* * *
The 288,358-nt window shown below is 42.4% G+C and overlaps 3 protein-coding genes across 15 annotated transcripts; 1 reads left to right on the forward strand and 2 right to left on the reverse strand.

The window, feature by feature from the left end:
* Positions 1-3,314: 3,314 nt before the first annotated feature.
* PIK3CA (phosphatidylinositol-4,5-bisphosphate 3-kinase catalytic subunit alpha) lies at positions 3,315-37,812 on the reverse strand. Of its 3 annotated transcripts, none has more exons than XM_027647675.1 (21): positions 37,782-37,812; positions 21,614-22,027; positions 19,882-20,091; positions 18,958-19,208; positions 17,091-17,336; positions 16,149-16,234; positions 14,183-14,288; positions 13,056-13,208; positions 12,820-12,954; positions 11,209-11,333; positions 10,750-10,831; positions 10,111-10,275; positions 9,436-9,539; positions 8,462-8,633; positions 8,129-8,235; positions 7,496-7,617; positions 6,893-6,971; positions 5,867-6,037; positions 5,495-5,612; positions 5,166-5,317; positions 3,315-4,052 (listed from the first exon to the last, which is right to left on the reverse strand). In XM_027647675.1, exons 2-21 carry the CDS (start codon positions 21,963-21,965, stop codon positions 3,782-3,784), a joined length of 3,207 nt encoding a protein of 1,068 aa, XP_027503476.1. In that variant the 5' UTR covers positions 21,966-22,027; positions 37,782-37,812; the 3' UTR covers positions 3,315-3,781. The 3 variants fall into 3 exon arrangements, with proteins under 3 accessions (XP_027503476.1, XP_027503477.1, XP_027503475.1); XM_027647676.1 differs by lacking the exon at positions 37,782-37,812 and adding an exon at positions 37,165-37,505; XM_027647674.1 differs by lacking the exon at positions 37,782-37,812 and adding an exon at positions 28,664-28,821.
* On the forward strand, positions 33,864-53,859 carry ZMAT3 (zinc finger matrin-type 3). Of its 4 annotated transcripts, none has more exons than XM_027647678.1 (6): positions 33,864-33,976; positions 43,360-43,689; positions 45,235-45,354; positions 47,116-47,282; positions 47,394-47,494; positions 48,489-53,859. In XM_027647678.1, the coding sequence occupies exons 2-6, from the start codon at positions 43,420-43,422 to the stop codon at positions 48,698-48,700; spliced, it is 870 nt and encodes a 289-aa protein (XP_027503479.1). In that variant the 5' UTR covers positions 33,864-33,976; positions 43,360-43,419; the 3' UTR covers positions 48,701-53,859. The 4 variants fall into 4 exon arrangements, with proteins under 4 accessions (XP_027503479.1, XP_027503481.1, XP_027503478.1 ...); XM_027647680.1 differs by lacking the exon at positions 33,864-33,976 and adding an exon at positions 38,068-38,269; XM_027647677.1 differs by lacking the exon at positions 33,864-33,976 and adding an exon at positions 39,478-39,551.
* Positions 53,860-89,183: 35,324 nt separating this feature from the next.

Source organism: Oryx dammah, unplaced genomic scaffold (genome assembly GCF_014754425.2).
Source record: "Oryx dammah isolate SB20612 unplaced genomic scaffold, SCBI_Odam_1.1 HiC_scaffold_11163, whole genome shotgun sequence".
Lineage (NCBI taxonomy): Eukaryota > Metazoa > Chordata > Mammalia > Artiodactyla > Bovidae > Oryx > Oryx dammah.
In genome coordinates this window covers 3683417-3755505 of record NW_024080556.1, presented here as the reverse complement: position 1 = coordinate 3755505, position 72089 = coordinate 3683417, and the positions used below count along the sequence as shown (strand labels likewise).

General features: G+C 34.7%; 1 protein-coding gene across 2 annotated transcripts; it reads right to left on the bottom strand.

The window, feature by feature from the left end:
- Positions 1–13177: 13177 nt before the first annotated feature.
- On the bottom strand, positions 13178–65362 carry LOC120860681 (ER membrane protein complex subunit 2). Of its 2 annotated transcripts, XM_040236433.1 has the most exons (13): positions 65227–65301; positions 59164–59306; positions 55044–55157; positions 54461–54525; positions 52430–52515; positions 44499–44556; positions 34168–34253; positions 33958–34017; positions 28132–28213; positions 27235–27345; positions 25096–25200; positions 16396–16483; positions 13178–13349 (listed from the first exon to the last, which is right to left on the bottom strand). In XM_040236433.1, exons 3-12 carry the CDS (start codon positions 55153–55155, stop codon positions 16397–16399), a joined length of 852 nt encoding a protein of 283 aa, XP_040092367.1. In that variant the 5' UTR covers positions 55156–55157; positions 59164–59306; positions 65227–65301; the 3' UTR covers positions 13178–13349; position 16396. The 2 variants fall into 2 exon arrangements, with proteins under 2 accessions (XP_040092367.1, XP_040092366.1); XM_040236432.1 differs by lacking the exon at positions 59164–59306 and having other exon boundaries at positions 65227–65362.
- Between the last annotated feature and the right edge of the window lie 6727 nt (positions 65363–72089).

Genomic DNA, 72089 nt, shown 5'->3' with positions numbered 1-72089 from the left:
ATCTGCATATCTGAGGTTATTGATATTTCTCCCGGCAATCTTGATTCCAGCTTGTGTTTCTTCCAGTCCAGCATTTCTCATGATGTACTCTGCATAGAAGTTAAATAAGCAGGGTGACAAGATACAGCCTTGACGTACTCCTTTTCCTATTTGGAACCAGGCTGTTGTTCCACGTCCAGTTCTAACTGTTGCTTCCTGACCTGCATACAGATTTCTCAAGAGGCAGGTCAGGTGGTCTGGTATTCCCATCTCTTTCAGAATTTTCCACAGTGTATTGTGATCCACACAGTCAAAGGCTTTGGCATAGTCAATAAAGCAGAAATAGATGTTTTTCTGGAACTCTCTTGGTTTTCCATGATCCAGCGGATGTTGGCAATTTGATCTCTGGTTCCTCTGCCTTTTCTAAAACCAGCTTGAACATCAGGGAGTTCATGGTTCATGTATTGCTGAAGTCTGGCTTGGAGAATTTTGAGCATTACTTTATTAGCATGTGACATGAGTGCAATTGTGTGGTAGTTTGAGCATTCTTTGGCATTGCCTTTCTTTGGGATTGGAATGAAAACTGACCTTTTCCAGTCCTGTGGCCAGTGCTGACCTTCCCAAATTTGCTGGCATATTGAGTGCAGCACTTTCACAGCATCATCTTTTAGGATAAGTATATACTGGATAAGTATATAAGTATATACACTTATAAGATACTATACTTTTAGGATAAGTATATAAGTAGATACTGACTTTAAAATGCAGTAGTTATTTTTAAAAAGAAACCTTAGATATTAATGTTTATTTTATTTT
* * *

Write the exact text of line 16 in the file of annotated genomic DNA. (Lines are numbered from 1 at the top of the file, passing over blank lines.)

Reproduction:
Genomic DNA, 72089 nt, shown 5'->3' with positions numbered 1-72089 from the left: